Ubisoft’s The Crew originally launched over a year ago on December 2nd 2014 and right from the off disappointed a lot of those who anticipated it, we know we were one of them. Since then, Ubisoft have gone back to the drawing board and released a huge update, completely overhauling the gameplay and graphics. But is it enough to win the hearts of those it let down during its first year?
The reality of the situation is that it’ll probably never get the chance, The Crew was always an amazing concept, a huge, online, open world, massively multiplayer driving game featuring key locations across the USA, what’s not to love about that? Unfortunately the execution was SO poor that many initial fans of the game have been scared off the experience as well as from Ubisoft titles… Altogether, and I’m one of them. The graphics were a far cry from what we expect from “next-generation” technology and the handling model seemed to have been ripped straight from WatchDogs, another hideously overhyped Ubisoft title that disappointed it’s fan-base. In fact, The Crew was so terrible, that retailers in the United Kingdom at least, dropped the price by as much as 50% in a hope to shift stock.
That’s in the past and Ubisoft quickly realized that drastic action was required, going back was clearly the only way forward and on November 17th, they released The Crew: Wild Run DLC alongside the much-needed update.
I’m happy to report that The Crew is now an entirely different experience as a result of this update but, and it’s a big, fully bodied, well-rounded but. That but comes in the form of The Crew’s competition, both the Xbox One, PS4 and PC all now have plenty to choose from when it comes to driving experiences. The newly release Need for Speed, Forza Horizon, Project CARS and Driveclub have all been commended for being great titles within the genre and while The Crew has scale on its side, the mechanics still aren’t good enough to make it a good enough driving game to be recommended over one of its rivals. And don’t even get us started on the cheesy story “driving” the campaign. Pun intended.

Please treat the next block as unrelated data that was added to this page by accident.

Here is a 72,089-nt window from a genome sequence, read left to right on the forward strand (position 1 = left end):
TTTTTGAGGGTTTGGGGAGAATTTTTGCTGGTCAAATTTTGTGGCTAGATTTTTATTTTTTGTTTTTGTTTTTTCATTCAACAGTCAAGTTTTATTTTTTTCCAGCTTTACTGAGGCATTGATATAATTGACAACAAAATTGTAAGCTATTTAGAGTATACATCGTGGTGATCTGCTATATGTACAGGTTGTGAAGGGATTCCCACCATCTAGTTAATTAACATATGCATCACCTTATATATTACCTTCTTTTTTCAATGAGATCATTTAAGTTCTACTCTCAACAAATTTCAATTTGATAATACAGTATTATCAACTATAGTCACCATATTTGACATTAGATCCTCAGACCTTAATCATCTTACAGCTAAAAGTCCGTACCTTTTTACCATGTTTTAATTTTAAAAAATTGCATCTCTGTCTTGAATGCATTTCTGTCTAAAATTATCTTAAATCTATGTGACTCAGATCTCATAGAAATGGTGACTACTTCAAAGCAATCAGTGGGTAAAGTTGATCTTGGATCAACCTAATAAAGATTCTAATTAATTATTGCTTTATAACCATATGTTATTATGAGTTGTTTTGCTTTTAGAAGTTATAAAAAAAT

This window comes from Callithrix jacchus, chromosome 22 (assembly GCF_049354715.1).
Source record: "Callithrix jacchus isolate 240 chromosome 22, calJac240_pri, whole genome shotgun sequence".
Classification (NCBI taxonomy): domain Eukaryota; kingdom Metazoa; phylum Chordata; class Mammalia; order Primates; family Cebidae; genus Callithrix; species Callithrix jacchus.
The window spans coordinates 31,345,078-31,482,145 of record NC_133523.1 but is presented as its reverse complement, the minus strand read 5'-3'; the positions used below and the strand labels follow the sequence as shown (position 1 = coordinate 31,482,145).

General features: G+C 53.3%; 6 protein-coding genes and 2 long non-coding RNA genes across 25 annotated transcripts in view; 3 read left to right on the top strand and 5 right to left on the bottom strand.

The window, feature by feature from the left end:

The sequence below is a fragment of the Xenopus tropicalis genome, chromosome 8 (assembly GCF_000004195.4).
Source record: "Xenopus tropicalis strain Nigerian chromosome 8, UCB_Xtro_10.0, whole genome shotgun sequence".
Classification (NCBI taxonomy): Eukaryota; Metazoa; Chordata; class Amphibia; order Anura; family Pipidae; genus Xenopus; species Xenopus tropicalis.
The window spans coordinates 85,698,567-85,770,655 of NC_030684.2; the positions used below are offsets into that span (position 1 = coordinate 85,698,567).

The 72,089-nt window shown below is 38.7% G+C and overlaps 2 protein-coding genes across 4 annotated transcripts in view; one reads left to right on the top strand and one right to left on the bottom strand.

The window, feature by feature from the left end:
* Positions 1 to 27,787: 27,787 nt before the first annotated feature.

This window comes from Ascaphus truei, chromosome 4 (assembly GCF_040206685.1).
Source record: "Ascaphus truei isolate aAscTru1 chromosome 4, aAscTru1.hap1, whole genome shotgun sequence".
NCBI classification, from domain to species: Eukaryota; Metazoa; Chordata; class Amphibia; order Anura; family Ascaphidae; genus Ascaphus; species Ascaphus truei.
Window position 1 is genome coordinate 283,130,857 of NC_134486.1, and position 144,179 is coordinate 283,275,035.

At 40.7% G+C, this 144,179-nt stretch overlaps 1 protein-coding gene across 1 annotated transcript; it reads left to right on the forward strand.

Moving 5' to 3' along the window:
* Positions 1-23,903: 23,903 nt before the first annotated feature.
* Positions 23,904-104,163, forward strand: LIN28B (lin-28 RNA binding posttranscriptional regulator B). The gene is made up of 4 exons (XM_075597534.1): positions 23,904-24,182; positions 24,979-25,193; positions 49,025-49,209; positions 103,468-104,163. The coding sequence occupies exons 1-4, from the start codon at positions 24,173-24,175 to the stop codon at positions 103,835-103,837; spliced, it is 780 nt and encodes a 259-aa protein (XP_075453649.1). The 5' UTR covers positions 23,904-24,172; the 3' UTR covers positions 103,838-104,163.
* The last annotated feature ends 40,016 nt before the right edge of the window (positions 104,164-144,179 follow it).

There are so good points to concede however, so on that basis, we’ll end this little first impressions piece on a high note. The Crew’s graphics can now be deemed somewhat acceptable when you consider the strain this sort of game might have on the hardware. The map is utterly massive and littered with events and challenges, that mean you’re never short of things to do. Variety is always a difficult thing to get out of a driving game but Ubisoft have done well to host multiple disciplines within the genre, this helps keep everything fresh which can never be considered as anything but a good thing. The fact that this game is always online is also positive from my perspective as well, coming across other players and inviting them into your events does give the game a good competitive element though I know a lot of people with less reliable connections will disagree. Customization was never an issue The Crew, Ubisoft have done a great job when it comes to the way you upgrade and tune your vehicle, this aspect again shows the scale the developers wanted to achieve with this game. In fact, I’d go as far to say that The Crew is a class-leading, in terms of the upgrading and customization system, the range of available cars to use this feature with could however be better.
In conclusion, I can’t really make my mind up, on the one hand The Crew has dramatically improved, Ubisoft have achieved the mysterious art of turd polishing in that respect but it’s still lacking thanks to a terrible handling model. At this point in time I can only recommend picking this title up if you can do so for less than £20. That said I’m interested to see whether things will get better as I work my way through the story so if I change my mind in the meantime I’ll be sure to make it known in a further review.